## Theory

Metropolis-Hastings is a Markov Chain Monte Carlo (MCMC) method for sampling from a posterior $p\left(z\mid{y}\right)$ where the normalizing constant $p\left(y\right)$ is unknown. There are a number of steps: We initialize the algorithm with a guess $z^{0}$. One choice could be $z^{0}=z^{PML}$. Then for $t=1:N$

1. We generate a proposal $z^{Prop}$ from a proposal distribution $q\left(z^{Prop}\mid{z}^{t-1}\right)$
1. We compute the acceptance ratio $\alpha = \min\left(1,\frac{p\left(y\mid{z}^{Prop}\right)p\left(z^{Prop}\right)q\left(z^{t-1}\mid{z}^{Prop}\right)}{p\left(y\mid{z}^{t-1}\right)p\left(z^{t-1}\right)q\left(z^{Prop}\mid{z}^{t-1}\right)}\right)$

2. We set $z^{t}=z^{Prop}$ with probability $\alpha$, else $z^{t}=z^{t-1}$

A popular proposal distribution is a random walk of the form $z^{Prop} = z^{t-1} + \epsilon_{t}$ with random variables generated from a multivariate normal. The scale of the covariance matrix is tuned to achieve a good acceptance rate. The optimal acceptance rate for random walk Metropolis-Hastings is between $0.232$ and $0.4$ depending on the number of latent variables, so PyFlux will run a tuning stage until the acceptance rate falls between these goal posts. Once tuning is done, we can obtain $N$ draws from the algorithm.

## PyFlux

First we will load some stock data using Pandas DataReader function:

import numpy as np
import pyflux as pf
from pandas.io.data import DataReader
from datetime import datetime
import matplotlib.pyplot as plt
import matplotlib.mlab as mlab
%matplotlib inline

fb = DataReader('FB',  'yahoo', datetime(2013,1,1), datetime(2016,6,10))
fb['Logged Adj Close'] = np.log(fb['Adj Close'].values)
plt.figure(figsize=(15,5))
plt.plot(fb.index[1:len(fb.index)],np.diff(fb['Adj Close'].values))
plt.ylabel('Returns')
plt.title('IBM Returns')
plt.show()


We will estimate an ARIMA(2,1,2) on this dataset using Metropolis-Hastings. But first we need to check we are happy with our prior specification:

model = pf.ARIMA(data=fb,ar=2,ma=2,integ=1,target='Logged Adj Close')
print(model.latent_variables)

Index    Latent Variable           Prior           Prior Latent Vars         V.I. Dist  Transform
======== ========================= =============== ========================= ========== ==========
0        Constant                  Normal          mu0: 0, sigma0: 3         Normal     None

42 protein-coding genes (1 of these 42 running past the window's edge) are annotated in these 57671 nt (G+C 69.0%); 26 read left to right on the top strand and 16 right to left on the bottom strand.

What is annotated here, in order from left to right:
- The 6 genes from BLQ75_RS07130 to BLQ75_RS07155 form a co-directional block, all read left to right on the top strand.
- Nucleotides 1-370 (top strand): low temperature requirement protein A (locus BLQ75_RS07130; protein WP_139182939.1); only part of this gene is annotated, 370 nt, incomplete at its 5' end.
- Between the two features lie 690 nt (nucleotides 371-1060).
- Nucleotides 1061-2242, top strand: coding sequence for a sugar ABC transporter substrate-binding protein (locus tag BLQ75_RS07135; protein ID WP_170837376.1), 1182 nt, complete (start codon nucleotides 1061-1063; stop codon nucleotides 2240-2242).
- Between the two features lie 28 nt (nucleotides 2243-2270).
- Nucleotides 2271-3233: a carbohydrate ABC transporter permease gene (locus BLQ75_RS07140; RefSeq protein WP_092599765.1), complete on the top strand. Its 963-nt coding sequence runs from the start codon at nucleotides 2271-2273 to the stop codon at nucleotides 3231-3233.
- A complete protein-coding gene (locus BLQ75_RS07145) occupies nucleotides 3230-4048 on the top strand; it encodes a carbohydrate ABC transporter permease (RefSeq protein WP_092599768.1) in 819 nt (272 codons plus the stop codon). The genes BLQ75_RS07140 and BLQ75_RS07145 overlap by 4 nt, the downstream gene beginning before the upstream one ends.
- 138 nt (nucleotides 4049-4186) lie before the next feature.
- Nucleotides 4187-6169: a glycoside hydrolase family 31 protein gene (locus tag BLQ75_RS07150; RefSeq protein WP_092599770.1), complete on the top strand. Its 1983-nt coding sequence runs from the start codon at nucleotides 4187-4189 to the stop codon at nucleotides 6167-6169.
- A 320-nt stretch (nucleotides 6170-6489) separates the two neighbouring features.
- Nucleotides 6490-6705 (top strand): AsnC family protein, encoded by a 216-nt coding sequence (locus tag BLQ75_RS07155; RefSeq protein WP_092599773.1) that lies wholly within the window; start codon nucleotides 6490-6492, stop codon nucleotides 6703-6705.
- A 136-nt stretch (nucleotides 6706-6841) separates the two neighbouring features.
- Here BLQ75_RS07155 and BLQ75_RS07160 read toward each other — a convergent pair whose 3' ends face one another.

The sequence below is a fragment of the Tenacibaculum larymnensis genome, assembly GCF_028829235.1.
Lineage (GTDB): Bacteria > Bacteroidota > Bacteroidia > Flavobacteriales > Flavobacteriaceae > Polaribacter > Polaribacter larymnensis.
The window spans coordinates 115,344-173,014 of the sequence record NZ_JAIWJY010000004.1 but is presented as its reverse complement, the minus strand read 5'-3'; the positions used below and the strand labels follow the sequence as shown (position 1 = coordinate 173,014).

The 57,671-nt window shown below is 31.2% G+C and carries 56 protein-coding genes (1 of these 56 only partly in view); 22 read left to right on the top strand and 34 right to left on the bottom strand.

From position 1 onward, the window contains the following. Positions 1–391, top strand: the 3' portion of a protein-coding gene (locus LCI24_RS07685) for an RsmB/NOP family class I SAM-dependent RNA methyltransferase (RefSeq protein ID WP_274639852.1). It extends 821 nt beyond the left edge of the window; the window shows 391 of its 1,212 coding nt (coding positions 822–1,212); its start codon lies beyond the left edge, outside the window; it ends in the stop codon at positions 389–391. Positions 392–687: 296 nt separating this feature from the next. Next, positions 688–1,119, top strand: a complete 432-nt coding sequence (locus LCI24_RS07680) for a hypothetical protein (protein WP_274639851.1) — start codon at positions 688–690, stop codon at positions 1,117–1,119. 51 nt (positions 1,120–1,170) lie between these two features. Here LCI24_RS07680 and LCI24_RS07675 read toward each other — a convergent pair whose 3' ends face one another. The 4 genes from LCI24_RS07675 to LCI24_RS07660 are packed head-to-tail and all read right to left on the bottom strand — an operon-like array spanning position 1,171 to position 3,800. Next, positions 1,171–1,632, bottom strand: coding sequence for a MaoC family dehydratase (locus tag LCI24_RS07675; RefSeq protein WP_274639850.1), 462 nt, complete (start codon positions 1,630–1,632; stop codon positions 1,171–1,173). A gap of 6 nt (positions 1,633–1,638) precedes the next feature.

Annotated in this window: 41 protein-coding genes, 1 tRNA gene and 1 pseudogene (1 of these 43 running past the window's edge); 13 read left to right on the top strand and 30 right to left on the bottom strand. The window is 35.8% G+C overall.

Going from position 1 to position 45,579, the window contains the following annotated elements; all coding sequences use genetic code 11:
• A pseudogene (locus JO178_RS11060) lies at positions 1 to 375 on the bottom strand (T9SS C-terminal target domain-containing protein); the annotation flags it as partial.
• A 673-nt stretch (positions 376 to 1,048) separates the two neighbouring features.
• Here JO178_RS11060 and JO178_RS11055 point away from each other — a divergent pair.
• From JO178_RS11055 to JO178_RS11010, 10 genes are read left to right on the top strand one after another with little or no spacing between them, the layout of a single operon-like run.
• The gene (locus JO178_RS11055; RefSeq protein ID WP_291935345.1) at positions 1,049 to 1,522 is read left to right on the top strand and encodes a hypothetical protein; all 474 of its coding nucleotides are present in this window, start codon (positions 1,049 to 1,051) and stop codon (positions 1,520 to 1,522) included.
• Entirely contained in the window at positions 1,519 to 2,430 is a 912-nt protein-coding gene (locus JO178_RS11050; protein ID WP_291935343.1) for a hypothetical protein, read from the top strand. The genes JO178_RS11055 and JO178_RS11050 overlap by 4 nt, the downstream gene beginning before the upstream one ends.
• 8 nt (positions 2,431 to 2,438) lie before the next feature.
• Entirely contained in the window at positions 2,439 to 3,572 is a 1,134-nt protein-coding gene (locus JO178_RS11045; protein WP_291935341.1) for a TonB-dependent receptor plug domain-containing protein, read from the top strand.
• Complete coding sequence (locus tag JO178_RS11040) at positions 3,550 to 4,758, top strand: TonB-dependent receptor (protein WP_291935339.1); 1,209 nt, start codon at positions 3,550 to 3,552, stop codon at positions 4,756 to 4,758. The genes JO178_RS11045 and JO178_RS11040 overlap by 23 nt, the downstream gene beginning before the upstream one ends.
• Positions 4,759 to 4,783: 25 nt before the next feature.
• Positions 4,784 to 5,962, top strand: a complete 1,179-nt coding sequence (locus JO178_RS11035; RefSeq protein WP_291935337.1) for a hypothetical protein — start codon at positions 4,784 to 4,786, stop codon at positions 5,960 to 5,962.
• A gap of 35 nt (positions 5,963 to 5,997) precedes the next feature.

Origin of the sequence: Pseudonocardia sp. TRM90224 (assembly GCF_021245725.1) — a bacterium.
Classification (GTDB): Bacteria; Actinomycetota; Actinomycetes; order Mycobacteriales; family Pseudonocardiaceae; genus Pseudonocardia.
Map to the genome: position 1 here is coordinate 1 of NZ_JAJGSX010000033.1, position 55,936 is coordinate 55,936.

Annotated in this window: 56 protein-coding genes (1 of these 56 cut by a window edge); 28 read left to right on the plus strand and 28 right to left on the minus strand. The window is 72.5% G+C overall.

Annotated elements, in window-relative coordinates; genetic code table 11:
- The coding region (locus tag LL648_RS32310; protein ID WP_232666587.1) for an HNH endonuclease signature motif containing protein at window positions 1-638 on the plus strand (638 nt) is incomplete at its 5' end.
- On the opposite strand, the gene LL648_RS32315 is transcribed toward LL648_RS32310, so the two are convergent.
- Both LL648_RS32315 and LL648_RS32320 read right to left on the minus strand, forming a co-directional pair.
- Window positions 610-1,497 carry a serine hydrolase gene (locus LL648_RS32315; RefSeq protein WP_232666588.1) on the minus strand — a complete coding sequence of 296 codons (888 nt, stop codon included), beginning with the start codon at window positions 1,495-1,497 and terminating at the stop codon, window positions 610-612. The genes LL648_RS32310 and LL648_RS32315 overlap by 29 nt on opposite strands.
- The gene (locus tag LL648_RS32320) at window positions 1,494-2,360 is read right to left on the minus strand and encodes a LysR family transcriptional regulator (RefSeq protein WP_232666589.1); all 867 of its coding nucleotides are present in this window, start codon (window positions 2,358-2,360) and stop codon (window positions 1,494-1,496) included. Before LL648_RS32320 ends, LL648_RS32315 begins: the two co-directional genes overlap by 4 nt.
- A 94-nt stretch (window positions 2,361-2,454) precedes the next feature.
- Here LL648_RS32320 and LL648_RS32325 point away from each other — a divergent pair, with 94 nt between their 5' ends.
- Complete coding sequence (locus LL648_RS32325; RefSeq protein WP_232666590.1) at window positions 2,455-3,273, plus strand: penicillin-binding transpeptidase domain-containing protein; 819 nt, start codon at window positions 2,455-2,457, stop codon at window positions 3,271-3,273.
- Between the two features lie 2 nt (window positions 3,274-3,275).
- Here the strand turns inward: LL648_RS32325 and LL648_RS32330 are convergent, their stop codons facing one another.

1        AR(1)                     Normal          mu0: 0, sigma0: 0.5       Normal     None
2        AR(2)                     Normal          mu0: 0, sigma0: 0.5       Normal     None
3        MA(1)                     Normal          mu0: 0, sigma0: 0.5       Normal     None
4        MA(2)                     Normal          mu0: 0, sigma0: 0.5       Normal     None
5        Sigma                     Uniform         n/a (non-informative)     Normal     exp


The prior on the constant is weakly informative for this problem. The AR and MA priors are a little more informative to discourage values that would create non-stationarity. Plotting the pdf of the Normal prior with the associated hyperparameters gives:

mu = 0
sigma = 0.5
x = np.linspace(-3, 3, 100)
plt.figure(figsize=(15,5))
plt.title("Default prior for the AR and MA latent variables")
plt.plot(x,mlab.normpdf(x, mu, sigma));


In practice, we may want a little stronger regularization here, but lets proceed and run random-walk Metropolis-Hastings using the M-H model fit option:

model = pf.ARIMA(data=fb,ar=2,ma=2,integ=1,target='Logged Adj Close')
x = model.fit("M-H",nsims=100000)

Acceptance rate of Metropolis-Hastings is 0.00172
Acceptance rate of Metropolis-Hastings is 0.25594

Tuning complete! Now sampling.
Acceptance rate of Metropolis-Hastings is 0.25698


We can plot the latent variables using plot_z – below we plot the AR and MA latent variables:

model.plot_z(list(range(1,5)))


For informal checks to see if the algorithm appears to have converged, we can call the trace_plot method upon the model’s latent variables object:

model.latent_variables.trace_plot(figsize=(15,15))